Title: Measure What Matters: How Google, Bono, and the Gates Foundation Rock the World with OKRs
Author: John Doerr
Genre: Non-fiction, Management, Business
In Measure What Matters, John Doerr talks about the concept and utility of Objectives & Key Results (OKRs in short) as a tool for goal-setting and evaluating business performance.
OKRs were introduced by Andy Grove in Intel, where Doerr started his career, in the 1970s. From Intel, Doerr took the gospel of OKRs around the world, especially in the tech sector. Google has been one of the most faithful adopters of the OKR philosophy.
Measure What Matters describes what OKRs are and provides case studies of its adoption in different organizations worldwide like Google, Adobe, Lumeris, Gates Foundation, ONE foundation etc.
OKRs streamline a company’s objectives and are communicated to all teams and individuals who then align their own OKRs to the company’s ones. Even the progress tracking and monitoring is open to all. Regular reviews are carried out for re-calibration of Objectives.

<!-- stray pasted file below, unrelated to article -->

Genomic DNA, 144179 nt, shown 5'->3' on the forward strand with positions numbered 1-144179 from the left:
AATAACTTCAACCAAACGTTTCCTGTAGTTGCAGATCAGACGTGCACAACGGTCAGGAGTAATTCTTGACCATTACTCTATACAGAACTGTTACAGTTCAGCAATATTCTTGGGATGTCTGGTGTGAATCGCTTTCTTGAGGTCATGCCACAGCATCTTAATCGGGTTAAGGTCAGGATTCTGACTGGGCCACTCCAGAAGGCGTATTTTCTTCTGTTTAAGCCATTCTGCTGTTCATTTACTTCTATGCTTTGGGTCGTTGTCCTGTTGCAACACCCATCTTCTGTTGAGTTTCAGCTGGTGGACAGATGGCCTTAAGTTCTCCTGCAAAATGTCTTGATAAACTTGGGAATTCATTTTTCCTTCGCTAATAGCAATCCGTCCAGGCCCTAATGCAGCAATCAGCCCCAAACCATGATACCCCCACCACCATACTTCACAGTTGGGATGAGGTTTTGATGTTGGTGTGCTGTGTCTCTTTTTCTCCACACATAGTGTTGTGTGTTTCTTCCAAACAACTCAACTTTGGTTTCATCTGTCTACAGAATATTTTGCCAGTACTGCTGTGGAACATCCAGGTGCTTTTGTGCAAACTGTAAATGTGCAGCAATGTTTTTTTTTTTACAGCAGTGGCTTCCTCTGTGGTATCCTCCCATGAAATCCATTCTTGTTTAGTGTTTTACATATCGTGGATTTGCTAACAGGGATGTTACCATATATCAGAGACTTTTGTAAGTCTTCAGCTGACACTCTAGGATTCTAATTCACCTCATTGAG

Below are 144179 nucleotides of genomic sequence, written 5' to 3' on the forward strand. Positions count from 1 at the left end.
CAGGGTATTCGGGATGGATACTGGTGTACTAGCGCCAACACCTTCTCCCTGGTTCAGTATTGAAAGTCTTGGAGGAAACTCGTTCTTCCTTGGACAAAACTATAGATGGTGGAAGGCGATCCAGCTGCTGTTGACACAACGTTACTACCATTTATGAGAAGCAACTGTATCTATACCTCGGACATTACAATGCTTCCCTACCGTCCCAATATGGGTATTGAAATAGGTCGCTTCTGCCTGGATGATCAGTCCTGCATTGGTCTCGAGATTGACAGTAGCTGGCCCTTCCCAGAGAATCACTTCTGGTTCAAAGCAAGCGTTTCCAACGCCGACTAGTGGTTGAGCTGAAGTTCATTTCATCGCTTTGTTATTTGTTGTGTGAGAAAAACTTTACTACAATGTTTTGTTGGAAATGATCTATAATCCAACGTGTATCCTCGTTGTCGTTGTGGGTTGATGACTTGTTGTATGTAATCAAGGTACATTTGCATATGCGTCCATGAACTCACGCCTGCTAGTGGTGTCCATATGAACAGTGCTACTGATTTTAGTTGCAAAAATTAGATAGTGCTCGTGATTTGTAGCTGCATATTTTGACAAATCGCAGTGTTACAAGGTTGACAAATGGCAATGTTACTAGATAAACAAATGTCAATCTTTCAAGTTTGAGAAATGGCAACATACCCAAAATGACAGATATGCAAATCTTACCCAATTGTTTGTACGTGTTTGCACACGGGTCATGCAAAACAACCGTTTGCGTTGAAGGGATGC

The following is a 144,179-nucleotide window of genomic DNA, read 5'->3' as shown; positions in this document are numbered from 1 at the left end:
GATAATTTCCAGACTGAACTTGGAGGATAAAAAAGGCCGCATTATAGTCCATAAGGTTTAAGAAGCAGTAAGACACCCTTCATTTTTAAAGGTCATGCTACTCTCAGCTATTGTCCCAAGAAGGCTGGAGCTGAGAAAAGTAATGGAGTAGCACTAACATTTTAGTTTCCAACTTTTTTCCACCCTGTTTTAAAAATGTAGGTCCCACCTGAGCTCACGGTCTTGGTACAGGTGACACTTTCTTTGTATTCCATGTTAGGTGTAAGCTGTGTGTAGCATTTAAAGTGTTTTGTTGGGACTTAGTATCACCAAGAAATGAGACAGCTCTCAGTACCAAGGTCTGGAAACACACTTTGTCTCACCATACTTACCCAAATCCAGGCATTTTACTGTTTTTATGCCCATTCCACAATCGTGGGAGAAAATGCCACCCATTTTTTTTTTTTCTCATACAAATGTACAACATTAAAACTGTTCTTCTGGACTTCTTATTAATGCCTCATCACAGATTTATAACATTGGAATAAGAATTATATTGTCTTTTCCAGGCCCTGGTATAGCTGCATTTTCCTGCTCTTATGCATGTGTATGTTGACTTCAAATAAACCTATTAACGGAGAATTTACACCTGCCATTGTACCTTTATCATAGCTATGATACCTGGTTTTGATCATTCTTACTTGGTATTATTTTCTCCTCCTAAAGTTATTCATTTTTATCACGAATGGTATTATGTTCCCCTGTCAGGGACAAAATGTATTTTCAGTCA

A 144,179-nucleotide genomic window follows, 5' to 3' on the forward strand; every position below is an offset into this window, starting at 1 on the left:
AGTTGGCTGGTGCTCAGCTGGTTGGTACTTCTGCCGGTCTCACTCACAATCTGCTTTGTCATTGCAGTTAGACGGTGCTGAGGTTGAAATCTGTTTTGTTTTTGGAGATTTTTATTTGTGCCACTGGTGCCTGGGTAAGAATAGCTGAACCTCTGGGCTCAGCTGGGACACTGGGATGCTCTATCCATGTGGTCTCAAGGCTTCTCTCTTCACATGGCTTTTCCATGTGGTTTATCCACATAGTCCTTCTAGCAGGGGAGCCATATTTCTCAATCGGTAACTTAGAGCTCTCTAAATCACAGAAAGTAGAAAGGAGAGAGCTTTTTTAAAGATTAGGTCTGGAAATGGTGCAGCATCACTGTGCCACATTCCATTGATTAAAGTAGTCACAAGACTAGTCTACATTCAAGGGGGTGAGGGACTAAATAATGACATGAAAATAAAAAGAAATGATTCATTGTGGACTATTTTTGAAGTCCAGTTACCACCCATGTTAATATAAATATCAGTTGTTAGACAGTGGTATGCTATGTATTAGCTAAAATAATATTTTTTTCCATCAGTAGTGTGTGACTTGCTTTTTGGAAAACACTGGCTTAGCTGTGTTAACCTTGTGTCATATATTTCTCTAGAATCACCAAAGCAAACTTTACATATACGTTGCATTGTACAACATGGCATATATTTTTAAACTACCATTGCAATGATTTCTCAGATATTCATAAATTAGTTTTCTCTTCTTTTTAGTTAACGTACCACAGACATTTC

The distinctive feature of OKRs is that an OKR will be considered successful if 60-70% of the objective has been fulfilled. If you are achieving the complete goal, then you are not stretching yourself! And thus it sets groups on track to outperform themselves!
However, the book presents a very rosy picture of OKRs and it is a sold as a panacea for a company’s success. What we do not learn is what happens if OKR approach doesn’t work!
Previously on BookMarks: Poirot: The Complete Short Stories